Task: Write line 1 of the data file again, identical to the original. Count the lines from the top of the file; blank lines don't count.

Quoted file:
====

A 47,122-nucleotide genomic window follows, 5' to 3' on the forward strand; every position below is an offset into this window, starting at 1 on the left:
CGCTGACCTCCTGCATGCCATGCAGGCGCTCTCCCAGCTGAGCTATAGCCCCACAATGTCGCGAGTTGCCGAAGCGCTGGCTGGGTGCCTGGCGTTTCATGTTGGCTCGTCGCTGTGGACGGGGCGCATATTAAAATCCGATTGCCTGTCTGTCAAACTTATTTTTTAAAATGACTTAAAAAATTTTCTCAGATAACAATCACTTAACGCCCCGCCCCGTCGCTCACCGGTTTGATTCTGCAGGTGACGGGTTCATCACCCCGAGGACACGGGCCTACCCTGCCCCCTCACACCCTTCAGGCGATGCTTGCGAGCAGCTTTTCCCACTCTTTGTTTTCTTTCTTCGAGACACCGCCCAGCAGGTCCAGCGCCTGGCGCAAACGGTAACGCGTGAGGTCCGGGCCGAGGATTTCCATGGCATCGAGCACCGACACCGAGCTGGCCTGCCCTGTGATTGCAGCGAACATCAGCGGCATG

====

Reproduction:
A 47,122-nucleotide genomic window follows, 5' to 3' on the forward strand; every position below is an offset into this window, starting at 1 on the left: